Though Jim Clements thinks the world of former Clemson football players Deandre Hopkins and Deshaun Watson, he does not want people to be misled on why Clemson’s Board of Trustees unanimously voted Friday to change the name of its honors college.
In a called emergency meeting the BOT voted to take the name of John C. Calhoun off of its honors college and replace it with Clemson University.
On Monday, Hopkins, along with Watson, started a petition to have Calhoun’s name removed from the honors college at Clemson because the former Vice President of the United States was a known slave owner.
However, Clements said what made the BOT decide to move its conversation about Calhoun’s name on its honor college was due to the horrific death of George Floyd. An unarmed black man, who was viciously killed by a Minneapolis police officer on May 25.
“This effort started in 2018 and was prepared to be on the board’s agenda this summer [in July],” Clements said. “I think what really expedited it for the board was all of us watching the horrific death of George Floyd and all the pain and frustration we have seen around the country. So, the board just did not want to wait.”
Though he is an avid sports fan, Clements said it is important for everyone to understand he and the board of trustees have to make decisions in the best interest of Clemson University as a whole.
“I love athletics and I love football, but I represent all of our students and faculty, our staff and our alumni and the board represents the entire institution. The board’s values apply to everybody in the Clemson family. No way did I hear, or no point did I hear any discussion really that sports or athletics were related to this. This is what the board wanted to do to stress the values and where we stand in 2020, especially related to inclusiveness. So, this was for the entire Clemson Family.”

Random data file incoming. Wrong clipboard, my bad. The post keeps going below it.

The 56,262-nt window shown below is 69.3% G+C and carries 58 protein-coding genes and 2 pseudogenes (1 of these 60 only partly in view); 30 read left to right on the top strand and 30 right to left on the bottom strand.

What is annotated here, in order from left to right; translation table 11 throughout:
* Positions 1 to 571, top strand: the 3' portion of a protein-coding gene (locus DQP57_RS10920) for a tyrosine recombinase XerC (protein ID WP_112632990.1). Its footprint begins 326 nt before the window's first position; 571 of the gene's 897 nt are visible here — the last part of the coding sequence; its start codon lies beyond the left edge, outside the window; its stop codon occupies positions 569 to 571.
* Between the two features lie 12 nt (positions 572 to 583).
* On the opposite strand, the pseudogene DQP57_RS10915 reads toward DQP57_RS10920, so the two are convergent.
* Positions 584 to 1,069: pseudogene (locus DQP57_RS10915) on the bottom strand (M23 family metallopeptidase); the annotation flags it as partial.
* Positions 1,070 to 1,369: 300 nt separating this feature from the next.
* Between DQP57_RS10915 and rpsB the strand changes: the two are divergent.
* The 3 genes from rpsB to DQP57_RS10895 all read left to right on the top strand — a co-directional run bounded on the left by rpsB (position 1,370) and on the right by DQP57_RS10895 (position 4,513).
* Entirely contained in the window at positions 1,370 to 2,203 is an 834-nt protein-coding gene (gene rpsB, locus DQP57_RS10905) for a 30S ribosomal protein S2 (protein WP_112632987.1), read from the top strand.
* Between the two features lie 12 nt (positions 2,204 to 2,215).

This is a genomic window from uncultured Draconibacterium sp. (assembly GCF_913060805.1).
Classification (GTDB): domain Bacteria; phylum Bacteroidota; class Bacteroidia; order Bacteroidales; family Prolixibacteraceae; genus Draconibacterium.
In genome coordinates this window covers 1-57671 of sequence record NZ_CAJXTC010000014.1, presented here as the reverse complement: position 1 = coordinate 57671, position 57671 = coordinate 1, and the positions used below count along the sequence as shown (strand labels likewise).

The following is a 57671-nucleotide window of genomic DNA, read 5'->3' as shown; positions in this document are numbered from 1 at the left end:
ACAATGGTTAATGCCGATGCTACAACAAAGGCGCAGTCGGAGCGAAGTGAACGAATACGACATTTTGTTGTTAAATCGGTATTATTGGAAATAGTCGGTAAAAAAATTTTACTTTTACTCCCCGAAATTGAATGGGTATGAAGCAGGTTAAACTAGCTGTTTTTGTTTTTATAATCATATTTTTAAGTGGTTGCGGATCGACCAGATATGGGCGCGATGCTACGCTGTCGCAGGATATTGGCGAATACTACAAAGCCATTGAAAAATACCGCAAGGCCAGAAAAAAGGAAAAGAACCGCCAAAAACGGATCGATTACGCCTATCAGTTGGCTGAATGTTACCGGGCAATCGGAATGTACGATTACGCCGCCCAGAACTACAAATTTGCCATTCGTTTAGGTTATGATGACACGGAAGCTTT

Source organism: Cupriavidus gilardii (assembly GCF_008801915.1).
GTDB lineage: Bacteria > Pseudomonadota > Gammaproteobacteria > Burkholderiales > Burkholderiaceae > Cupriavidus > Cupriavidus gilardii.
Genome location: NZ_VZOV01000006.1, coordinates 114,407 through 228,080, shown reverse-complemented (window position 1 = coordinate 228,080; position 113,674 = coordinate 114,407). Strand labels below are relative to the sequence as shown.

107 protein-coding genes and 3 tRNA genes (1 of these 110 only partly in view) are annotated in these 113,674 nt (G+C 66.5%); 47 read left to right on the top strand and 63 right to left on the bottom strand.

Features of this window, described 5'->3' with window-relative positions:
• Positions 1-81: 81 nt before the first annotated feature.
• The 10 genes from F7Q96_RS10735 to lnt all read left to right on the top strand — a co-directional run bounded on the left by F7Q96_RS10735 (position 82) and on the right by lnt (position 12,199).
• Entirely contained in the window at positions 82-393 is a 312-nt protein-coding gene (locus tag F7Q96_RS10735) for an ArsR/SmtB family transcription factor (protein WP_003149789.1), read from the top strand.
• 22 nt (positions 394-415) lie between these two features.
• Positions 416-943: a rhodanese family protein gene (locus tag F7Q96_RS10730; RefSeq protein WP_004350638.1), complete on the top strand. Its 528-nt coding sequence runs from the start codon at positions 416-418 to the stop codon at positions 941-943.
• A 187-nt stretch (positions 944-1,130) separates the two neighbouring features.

The school’s BOT will also request the South Carolina General Assembly to remove the name of Ben Tillman from Tillman Hall and restore its original name of the Main Building. Clemson’s most iconic building on campus has been called Tillman Hall since 1946.
Clements does not expect there to be any push back from the General Assembly when it opens for legislation in 2021.
Clemson students and others have been asking for the university to remove the name of Tillman from Tillman Hall since 2015. Clemson began a history task force that year to look into Tillman and many of its historical aspects around the campus.
As for what Hopkins and Watson have done to help and how they have used their platforms to create a positive change against racism, social injustice, and police brutality, Clements is extremely proud of them.
“I think the world of Deshaun Watson and Deandre Hopkins,” he said. “Deshaun and I started really at Clemson together and we became incredibly close. We still stay in contact on a regular basis. I think the world of those two very fine gentlemen.
“I am very thankful that they weighed in. I am very proud of that. They represent the Clemson Family so very well. They are wonderful people and have a very strong voice. I am very thankful they are using their platform to do that.”
Calhoun was the Vice President of the United States from 1825-’32. Calhoun, whose family own the land that is now Clemson University, was a known supporter of slavery when he was in office.
Tillman, a United States Senator (1895-1918) and former Governor of South Carolina (1890-’94), was known as a white supremacist in his day and was actively against allowing black Americans any civil rights. Tillman also played a big role in the start of Clemson University in 1889 when he was frustrated by the way the University of South Carolina was handling the state’s agriculture.
Clemson fans, now is the time to support the local businesses.
A great gift for any Tiger fan. Just one of many great items available from Clemson Variety & Frame